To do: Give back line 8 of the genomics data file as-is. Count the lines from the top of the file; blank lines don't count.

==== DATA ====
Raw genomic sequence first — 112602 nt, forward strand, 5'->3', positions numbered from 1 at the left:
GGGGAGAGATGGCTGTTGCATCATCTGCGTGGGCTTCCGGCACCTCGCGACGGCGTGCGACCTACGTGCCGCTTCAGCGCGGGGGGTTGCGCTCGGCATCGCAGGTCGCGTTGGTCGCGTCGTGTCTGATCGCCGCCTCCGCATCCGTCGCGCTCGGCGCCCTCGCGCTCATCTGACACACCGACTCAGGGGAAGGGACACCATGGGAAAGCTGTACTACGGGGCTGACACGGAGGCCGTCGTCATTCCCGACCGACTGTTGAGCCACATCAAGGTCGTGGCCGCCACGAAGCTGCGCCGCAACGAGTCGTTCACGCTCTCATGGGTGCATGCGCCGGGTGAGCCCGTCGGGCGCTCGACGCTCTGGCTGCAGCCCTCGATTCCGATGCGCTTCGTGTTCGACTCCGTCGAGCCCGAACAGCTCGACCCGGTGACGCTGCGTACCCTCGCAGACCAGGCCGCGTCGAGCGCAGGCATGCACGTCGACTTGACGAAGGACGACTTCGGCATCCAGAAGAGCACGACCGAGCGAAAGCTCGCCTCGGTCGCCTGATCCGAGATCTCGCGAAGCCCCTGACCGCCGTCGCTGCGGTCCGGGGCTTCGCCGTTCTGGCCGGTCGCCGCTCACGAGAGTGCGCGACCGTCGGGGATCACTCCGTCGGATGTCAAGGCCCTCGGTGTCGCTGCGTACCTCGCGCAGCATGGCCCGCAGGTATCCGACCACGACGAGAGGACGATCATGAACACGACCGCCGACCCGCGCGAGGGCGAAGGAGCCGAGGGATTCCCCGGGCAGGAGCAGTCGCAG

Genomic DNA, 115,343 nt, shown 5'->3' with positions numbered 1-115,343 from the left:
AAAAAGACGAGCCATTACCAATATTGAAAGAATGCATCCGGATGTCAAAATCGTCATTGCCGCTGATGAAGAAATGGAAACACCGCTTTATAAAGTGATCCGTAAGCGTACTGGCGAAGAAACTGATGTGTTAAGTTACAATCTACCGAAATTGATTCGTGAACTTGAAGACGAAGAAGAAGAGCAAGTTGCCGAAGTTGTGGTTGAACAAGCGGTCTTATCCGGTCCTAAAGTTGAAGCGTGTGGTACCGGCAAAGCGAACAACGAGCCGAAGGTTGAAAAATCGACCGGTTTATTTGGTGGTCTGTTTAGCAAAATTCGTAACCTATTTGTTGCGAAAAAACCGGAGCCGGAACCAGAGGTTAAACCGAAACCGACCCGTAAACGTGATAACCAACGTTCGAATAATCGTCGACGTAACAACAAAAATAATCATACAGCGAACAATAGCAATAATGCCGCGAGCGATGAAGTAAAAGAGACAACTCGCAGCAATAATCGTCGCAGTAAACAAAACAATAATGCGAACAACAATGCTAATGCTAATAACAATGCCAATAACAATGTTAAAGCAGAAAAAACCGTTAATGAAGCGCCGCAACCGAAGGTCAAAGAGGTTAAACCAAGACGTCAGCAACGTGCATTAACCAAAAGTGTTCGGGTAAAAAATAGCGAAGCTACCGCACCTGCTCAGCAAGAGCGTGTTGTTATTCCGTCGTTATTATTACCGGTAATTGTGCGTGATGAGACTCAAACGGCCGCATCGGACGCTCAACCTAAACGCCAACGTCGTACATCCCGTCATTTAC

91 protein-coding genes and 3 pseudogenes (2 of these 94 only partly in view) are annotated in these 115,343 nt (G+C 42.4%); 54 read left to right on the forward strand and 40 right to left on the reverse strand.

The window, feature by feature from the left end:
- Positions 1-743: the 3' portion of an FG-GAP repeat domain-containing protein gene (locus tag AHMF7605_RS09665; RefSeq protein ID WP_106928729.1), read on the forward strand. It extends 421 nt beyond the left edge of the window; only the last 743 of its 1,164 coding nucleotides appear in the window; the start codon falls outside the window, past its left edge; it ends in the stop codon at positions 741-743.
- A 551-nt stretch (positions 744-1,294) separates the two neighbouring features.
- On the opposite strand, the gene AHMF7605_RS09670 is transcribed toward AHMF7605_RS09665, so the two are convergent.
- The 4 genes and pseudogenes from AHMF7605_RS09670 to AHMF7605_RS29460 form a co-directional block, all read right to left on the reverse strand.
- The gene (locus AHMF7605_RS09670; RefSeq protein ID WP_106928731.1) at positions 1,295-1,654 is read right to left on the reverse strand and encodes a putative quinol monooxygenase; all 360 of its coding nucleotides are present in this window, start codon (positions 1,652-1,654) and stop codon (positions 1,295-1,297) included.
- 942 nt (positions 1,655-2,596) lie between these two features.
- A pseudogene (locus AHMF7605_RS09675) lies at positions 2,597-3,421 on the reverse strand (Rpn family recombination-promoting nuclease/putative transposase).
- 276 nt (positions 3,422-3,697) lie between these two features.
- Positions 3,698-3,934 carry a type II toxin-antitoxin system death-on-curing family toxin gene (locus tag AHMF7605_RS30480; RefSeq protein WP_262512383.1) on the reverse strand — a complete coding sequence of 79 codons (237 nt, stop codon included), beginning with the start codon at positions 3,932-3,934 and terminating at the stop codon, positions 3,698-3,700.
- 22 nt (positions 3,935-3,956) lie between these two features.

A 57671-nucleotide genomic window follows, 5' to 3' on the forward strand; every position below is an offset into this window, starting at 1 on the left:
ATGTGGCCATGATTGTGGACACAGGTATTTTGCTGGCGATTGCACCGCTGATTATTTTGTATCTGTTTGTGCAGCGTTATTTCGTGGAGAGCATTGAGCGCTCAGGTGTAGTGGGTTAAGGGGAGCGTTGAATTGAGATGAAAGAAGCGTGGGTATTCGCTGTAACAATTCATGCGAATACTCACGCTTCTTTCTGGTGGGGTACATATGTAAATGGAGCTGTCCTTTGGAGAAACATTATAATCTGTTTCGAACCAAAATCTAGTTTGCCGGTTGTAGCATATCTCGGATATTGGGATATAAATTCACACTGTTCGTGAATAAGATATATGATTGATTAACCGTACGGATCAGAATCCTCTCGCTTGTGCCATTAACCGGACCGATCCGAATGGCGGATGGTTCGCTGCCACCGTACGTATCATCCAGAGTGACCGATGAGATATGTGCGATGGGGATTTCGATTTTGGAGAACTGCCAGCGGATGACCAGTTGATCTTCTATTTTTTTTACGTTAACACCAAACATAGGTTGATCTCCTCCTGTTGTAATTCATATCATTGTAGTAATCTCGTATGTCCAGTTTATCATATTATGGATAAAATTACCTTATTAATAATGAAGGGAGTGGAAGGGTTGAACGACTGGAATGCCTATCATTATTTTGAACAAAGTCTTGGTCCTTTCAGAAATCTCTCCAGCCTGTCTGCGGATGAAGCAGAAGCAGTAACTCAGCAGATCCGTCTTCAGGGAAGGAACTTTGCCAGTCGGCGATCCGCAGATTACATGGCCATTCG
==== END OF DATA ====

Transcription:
- A 551-nt stretch (positions 744-1,294) separates the two neighbouring features.